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Depth of grow bed????

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Hi,

I don't have a preference for grow bed depth because I like filtration in the mix which tends to make the depth of the bed a little redundant and I can pretty much do what I like. Take two examples, I have tomatoes growin both in my wheel barrow and in a gravel bed. The wheel barrow is about 250mm deep with soil and the gravel bed is 500mm deep.

Both of them require I support the plant with string or it creeps accross the ground. The actual depth of the bed makes not one iota of difference aside from evaporation and possible temperature. Though the temperature can be avoided with the right water exchange in the bed.

Below you will find a link to a short article I wrote on aquaponicsWA or hyrdoponicxpress when I visited last year. These guys have some decades of experience with hydro so the step sideways to aqua... is relatively simple and they are growing trees in 150mm hydro trays. Take Shannida and Matt Herbert from aquaponics.com.au who have been doing this in the same hydro trays since 2006....

Gotta wonder wonder what all the hype on deep beds is all about? Consider this, you can provide the same biological filtration for for 100kg of fish being fed 1kg of feed per day with 100 litres of bio media it cleans itself and does its thing without you doing anything. Just dump it in a blue drum with an air stone and away you go...

http://www.earthangroup.com.au/hydroponics-xpress-in-wa/778/

Makes you wonder why the expense of strong beds to hold twice the volume of water and expanded clay, not to mention twice the cost on the amount of clay you need. When half the depth of bed running continuous flow has no problem growing trees.... Yeah 300mm beds in the back yard, in my opinion is hype and completely unsustainable, if your preference is to provide inexpensive fresh and safe food to your family.

Regards

Paul

Edited by Earthan Group (see edit history)

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So what I'm hearing is that based on years of trial and error, the majority of people feel that a shallow grow bed with a good bio filter is more efficient?

Based on these years of trial and error, what is the most efficient bio filter?

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So what I'm hearing is that based on years of trial and error, the majority of people feel that a shallow grow bed with a good bio filter is more efficient?

Based on these years of trial and error, what is the most efficient bio filter?

Probably a Fluidized Sand Bed Filter because of the superior surface area of the media (sand grains). Next, probably a plastic media filled fluidized bed filter (kaldness, plastic beads, bio pellets, etc.).

As EG mentioned a few posts up, a 55 Gallon Drum filled with plastic media and an air stone with reasonable air flow works extremely well, and can be quite affordable (depending on your media choice). Fluidized sand bed filters are also quite easy to make, but they do require some pressure in order for the sand to actually fluidize. They require a LOT of pressure for initial fluidization, but then can run using less pressure usually to maintain the fluidized state. Sand is also much more likely to channelize than plastic media. Plastic media based filters tend to require less monitoring, but the sand filter generally outperforms them, so it's somewhat of a matter of what fits your needs and time requirements best.

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Hi Littlewolf,

So what I'm hearing is that based on years of trial and error, the majority of people feel that a shallow grow bed with a good bio filter is more efficient?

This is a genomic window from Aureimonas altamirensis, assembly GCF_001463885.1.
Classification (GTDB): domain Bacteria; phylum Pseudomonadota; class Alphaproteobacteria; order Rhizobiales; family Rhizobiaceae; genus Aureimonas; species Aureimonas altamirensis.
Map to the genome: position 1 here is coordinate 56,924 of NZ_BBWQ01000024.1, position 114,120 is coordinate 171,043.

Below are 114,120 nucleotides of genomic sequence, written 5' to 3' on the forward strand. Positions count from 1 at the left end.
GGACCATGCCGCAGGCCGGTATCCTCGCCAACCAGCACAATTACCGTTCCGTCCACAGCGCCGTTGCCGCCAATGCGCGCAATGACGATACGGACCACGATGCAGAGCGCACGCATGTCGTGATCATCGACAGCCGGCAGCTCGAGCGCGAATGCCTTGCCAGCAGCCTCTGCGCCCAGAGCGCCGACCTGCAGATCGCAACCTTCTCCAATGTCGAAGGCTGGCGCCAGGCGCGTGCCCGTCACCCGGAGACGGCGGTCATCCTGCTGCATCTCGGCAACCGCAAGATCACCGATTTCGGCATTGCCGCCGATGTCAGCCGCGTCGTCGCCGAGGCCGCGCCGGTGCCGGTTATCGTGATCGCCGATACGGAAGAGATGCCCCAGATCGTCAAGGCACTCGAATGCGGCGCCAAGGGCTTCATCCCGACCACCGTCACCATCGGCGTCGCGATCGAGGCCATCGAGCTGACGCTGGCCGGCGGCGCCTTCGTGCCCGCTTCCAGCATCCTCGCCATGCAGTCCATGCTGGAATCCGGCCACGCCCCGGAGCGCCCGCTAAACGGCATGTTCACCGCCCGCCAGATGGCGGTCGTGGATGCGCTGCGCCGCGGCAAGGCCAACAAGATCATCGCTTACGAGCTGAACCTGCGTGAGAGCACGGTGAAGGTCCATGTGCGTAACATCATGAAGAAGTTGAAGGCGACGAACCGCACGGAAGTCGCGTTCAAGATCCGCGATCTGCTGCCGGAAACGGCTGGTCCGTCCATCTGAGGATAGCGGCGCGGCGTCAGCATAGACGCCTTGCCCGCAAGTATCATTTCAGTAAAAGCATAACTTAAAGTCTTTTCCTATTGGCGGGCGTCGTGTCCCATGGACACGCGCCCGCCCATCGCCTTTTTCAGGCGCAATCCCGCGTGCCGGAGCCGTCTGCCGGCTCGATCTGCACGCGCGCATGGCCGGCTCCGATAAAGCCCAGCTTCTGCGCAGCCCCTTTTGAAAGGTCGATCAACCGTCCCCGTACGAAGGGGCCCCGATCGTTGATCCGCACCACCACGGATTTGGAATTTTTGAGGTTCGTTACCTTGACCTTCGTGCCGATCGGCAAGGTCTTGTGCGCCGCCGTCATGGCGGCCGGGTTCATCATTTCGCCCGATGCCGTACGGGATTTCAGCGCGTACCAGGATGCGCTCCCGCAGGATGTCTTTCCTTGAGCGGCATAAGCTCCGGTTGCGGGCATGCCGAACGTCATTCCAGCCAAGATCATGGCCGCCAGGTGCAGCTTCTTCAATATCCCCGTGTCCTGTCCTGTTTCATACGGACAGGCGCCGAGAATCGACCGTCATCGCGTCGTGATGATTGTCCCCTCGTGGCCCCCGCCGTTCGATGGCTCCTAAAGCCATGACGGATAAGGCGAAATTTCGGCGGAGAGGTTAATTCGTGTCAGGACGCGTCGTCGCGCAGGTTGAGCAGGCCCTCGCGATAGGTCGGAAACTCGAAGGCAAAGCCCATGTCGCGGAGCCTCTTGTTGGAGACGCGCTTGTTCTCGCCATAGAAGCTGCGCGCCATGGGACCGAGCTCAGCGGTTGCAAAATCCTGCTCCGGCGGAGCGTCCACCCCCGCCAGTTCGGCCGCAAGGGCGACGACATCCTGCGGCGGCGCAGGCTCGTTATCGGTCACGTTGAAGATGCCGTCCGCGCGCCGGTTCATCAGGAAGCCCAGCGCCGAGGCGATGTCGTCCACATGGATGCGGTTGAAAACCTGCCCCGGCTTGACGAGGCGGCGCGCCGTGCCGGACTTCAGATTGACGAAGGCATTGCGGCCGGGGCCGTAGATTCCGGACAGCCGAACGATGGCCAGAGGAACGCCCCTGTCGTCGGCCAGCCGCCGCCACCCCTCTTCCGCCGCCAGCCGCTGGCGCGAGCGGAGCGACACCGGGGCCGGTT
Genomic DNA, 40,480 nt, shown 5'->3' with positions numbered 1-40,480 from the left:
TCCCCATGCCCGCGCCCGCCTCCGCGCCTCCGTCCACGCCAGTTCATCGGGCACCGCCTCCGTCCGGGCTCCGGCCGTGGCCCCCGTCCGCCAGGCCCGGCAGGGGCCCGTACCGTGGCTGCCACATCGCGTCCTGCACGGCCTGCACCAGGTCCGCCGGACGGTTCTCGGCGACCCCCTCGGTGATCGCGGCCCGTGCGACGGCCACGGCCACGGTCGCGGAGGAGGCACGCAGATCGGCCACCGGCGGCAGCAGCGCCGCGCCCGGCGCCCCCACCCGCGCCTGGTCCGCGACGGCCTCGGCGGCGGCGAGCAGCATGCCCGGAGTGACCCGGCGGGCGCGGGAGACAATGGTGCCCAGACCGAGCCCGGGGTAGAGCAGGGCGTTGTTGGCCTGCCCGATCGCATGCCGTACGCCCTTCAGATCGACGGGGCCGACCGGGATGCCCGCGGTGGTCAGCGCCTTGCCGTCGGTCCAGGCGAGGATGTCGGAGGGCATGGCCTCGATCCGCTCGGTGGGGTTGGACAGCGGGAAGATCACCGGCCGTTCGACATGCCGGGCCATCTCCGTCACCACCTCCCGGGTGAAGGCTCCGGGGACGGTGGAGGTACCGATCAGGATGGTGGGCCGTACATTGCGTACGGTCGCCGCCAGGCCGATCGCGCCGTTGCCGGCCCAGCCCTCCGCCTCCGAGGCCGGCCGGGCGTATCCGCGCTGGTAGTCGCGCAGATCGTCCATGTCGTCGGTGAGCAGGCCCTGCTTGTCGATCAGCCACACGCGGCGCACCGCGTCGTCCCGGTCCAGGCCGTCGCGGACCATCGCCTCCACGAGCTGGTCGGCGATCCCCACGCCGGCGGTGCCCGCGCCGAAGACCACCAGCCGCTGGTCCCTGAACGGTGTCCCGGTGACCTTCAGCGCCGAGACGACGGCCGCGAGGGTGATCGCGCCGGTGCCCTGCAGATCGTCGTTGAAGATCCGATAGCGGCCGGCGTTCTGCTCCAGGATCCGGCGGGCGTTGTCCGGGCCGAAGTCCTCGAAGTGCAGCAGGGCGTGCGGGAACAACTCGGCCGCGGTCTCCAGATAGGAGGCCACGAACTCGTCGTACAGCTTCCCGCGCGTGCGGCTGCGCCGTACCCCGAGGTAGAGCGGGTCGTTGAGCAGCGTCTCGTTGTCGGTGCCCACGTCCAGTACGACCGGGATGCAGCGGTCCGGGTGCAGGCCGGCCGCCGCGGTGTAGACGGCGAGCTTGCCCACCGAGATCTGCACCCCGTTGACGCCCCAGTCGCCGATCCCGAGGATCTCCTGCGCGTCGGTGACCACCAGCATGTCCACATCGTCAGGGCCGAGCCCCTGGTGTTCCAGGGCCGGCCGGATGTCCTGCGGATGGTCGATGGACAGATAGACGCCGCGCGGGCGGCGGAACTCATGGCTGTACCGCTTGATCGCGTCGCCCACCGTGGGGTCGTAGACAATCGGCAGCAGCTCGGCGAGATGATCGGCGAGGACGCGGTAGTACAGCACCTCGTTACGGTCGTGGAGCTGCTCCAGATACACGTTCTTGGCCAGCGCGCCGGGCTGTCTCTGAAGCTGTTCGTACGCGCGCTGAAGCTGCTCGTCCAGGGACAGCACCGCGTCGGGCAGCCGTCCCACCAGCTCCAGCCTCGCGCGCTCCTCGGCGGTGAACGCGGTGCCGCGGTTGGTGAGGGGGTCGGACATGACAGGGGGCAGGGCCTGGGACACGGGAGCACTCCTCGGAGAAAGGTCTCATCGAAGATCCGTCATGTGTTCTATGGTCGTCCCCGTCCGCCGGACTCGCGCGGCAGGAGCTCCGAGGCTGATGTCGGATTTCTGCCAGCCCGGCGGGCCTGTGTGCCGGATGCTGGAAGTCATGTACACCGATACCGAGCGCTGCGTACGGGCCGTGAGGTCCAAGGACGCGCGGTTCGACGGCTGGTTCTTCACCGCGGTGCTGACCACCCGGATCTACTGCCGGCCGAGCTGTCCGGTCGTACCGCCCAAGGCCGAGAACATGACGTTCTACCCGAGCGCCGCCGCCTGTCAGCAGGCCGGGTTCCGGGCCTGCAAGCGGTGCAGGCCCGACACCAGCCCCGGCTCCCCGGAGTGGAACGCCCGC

If you're talking about the majority of people right across the worldwide aquaponics community, then you're probably talking about 300mm (12") deep beds and no filtration - what I refer to as the basic flood and drain system. It's the most common for no other reason than the fact that it's been the most vigorously promoted by kit manufacturers.

APHQ is where the focus has always been on the use of filtration. Our position is supported by science and simple logic - rather than belief and tacit acceptance of what you're told.

If you set your system up as a simple recirculating aquaculture system then you are able to use any mix of growing systems that you like - and you have the added benefit of being able to isolate the fish side of your system from the plant growing part (very useful in disease or infestation control and managing heat loss).

Based on these years of trial and error, what is the most efficient bio filter?

As Kellen said, a fluidised bed sand filter is probably the most efficient but, for backyard purposes, a moving bed bio-filter offers the best mix of efficiency and simplicity (of construction and operation). I've also successfully used trickling bio-filters for years.

I notice that you haven't listed a location for yourself. If we know where you come from, we can probably factor your climate into the discussion.

Gary

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some questions for continuous flow media bed

 

 

Most of them use a submerged pipe running the length of the bed with small slits cut in the pipe, and there are drains on both ends of most of them. I originally had set them up to be bog filters filled with aquatic marginals, and then changed plans and thought I'd try them as traditional GB's and they've worked great. 

 

1. At what depth from the top of the surface would you place this pipe.  I understand it depends on the media, for discussion lets look at 3 (Sand, 3/4 gravel and clay pellets or hydrotron).  

2. Does the depth of the pipe matter if the depth of the grow bed changes?  From the above discussion a grow bed depth of 150 -300 mm is sufficient for most applications. So for this example 150 mm depth and 300 mm depth.

3.  What flow rate should be used or does it matter?

 

Thanks,

Clint

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Hi Clint,

 

All of my post 2009 media grow beds were sub-surface continuous flow so I feel qualified to respond to your question.

 

The grow bed need comprise nothing more than a tray 6" - 12" deep.  I favour the shallow tray for a variety of reasons.  

 

The water enters the grow bed from one end.....you can set up a simple manifold to reduce the inflow velocity and to ensure that it is spread across the width of the bed.   At the outflow end, you just need to be able to adjust the depth of water in the grow bed.  I used a bulkhead fitting into which I screwed a one and a half inch male iron.  I used PVC pipe sections of various lengths to regulate the water depth.